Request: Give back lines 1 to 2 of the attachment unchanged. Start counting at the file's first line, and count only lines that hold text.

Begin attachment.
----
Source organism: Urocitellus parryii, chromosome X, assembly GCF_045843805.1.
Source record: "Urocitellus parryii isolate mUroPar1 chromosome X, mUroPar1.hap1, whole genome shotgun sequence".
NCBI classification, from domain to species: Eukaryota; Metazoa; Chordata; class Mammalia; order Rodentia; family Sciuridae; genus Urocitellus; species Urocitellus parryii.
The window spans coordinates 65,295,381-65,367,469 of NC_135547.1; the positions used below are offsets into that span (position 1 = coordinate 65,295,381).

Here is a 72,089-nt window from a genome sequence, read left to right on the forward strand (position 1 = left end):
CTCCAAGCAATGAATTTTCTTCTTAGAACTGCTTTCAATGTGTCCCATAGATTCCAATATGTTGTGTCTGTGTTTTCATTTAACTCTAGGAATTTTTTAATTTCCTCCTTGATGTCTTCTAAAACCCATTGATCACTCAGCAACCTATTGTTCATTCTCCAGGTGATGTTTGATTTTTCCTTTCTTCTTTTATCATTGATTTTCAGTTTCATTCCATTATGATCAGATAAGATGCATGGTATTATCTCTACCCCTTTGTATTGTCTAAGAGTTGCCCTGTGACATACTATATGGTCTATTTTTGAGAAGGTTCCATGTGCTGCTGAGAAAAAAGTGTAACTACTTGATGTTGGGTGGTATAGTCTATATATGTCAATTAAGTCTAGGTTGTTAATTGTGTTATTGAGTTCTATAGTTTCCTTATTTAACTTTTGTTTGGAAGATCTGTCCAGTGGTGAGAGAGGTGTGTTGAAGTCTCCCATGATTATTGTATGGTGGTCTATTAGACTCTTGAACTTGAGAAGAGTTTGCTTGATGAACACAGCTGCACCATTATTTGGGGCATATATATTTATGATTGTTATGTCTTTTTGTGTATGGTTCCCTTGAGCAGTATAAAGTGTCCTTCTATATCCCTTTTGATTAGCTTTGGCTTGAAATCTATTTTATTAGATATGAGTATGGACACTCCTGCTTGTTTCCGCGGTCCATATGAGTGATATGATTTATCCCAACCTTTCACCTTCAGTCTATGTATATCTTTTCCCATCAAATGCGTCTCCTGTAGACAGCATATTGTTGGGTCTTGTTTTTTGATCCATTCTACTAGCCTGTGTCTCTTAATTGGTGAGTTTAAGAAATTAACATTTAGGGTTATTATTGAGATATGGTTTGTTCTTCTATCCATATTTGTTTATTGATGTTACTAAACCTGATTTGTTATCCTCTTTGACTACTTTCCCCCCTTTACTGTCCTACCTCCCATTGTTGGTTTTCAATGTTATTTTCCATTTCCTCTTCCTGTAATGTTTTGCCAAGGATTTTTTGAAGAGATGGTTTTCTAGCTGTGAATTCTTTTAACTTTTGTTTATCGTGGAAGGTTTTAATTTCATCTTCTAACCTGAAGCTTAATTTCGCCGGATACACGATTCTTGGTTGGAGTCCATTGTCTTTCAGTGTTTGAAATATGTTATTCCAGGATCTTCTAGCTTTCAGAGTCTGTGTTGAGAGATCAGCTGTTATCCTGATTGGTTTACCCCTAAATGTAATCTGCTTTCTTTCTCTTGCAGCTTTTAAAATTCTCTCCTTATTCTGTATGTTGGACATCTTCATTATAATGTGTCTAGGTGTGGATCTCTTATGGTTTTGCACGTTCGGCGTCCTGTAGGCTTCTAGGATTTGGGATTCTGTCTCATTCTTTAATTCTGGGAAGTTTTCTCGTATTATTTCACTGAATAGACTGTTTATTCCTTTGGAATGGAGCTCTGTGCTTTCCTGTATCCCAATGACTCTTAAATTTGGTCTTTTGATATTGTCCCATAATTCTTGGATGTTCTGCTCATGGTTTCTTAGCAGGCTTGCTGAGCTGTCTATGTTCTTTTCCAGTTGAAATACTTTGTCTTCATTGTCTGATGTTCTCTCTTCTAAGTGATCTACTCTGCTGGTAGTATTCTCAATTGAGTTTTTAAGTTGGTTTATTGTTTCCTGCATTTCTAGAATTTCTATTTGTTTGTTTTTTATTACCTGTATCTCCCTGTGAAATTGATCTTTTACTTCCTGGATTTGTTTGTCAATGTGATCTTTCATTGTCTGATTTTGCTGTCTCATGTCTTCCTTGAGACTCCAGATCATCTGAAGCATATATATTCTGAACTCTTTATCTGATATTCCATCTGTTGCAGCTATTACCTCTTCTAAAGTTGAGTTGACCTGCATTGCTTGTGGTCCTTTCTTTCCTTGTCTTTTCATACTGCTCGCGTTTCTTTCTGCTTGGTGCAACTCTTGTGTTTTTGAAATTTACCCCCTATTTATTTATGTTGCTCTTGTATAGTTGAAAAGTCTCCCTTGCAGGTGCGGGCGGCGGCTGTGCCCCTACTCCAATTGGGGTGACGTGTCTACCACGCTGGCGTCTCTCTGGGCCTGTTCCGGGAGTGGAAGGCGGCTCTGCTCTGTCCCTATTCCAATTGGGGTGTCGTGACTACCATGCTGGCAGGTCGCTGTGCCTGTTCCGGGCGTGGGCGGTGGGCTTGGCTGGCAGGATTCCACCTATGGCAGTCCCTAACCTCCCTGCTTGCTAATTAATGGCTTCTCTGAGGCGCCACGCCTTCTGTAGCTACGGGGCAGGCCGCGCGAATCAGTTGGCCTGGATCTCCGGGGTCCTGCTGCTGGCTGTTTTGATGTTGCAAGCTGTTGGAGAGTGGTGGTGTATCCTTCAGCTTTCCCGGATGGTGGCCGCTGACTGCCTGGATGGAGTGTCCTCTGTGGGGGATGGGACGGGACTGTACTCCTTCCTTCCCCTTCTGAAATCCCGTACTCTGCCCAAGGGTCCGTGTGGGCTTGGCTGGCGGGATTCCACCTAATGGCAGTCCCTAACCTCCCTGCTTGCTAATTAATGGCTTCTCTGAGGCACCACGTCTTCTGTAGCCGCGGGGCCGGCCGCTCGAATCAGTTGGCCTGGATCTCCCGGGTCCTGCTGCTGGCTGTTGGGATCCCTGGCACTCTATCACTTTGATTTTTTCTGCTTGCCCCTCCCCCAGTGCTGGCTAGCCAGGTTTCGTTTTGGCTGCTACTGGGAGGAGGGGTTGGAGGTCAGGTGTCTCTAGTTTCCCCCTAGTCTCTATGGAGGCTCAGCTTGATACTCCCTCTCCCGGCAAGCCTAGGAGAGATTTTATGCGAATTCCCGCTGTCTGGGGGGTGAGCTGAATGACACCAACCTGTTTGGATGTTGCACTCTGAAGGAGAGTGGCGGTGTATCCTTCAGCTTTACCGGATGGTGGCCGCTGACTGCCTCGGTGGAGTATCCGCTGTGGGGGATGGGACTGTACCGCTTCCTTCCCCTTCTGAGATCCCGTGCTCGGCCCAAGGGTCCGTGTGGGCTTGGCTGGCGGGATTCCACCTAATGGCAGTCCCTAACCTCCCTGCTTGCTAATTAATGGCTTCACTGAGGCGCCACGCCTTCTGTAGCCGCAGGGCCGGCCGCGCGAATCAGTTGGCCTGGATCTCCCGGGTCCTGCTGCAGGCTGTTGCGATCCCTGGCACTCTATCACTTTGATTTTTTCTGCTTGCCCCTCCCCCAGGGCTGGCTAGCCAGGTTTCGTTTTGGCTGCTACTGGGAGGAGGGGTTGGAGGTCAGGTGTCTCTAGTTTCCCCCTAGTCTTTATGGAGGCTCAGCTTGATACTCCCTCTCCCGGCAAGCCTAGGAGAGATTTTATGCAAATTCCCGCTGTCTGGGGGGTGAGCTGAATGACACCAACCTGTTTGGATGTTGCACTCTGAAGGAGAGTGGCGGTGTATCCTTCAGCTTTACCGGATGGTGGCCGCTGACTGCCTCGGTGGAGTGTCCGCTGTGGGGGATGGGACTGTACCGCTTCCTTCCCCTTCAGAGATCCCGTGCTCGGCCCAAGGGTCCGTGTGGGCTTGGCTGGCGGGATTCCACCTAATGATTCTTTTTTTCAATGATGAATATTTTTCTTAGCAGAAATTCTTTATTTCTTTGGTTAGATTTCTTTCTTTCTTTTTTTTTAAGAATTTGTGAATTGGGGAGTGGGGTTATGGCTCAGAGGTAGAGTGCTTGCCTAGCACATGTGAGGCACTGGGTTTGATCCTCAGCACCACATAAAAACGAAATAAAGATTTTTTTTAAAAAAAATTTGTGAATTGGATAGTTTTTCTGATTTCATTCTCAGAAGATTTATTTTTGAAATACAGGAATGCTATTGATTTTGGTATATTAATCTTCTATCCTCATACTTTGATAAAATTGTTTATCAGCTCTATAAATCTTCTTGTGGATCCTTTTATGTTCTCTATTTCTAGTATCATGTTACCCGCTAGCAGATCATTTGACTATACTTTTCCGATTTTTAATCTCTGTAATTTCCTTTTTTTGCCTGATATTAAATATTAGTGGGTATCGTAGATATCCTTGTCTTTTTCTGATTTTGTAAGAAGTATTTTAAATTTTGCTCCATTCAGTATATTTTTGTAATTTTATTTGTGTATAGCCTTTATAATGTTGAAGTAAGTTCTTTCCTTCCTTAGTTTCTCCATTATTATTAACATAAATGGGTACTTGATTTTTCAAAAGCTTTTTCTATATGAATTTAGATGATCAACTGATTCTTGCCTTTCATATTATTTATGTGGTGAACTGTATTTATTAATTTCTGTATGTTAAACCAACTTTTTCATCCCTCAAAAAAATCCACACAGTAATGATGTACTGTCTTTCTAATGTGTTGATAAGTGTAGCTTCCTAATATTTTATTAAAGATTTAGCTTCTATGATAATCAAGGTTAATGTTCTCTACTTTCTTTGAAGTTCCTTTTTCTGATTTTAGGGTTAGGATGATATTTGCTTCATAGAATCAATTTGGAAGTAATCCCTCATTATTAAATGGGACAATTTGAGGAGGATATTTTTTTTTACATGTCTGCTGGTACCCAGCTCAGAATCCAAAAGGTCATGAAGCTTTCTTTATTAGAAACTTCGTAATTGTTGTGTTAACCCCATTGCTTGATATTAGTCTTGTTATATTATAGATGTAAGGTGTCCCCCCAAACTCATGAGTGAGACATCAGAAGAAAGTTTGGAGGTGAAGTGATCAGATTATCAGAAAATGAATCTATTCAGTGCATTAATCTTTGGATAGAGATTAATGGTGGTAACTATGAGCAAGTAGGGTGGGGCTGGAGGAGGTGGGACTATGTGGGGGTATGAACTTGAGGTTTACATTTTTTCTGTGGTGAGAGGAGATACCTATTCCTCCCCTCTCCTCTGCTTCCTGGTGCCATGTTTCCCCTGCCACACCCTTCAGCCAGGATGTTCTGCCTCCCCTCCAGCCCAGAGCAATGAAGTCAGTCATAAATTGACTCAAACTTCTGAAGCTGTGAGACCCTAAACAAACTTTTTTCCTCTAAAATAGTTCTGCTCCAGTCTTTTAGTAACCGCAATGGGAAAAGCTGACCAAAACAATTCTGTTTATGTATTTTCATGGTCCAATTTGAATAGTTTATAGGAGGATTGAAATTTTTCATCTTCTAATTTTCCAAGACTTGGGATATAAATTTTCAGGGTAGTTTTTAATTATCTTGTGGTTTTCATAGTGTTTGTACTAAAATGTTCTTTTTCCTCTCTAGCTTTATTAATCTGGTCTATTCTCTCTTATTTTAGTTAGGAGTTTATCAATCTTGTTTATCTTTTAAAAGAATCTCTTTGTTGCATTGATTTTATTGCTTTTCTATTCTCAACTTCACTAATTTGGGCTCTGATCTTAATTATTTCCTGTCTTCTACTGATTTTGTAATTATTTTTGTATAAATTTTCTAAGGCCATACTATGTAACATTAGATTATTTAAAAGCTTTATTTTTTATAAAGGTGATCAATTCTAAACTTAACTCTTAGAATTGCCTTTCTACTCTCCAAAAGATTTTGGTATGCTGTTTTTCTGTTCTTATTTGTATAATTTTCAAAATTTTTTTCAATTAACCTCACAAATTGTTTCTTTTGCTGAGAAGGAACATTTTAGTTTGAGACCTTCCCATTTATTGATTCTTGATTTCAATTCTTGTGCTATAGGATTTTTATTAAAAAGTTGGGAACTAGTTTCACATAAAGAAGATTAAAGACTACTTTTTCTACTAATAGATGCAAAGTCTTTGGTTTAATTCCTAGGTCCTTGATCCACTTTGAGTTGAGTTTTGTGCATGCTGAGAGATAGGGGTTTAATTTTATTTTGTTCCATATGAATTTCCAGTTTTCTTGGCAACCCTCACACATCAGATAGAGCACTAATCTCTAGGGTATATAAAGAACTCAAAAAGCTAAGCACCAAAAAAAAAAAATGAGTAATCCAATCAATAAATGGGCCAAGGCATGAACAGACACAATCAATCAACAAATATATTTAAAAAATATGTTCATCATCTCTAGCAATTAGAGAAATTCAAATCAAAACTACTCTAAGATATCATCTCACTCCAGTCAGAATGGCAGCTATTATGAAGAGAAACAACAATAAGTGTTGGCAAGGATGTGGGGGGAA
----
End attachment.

Source organism: Urocitellus parryii, chromosome X, assembly GCF_045843805.1.
Source record: "Urocitellus parryii isolate mUroPar1 chromosome X, mUroPar1.hap1, whole genome shotgun sequence".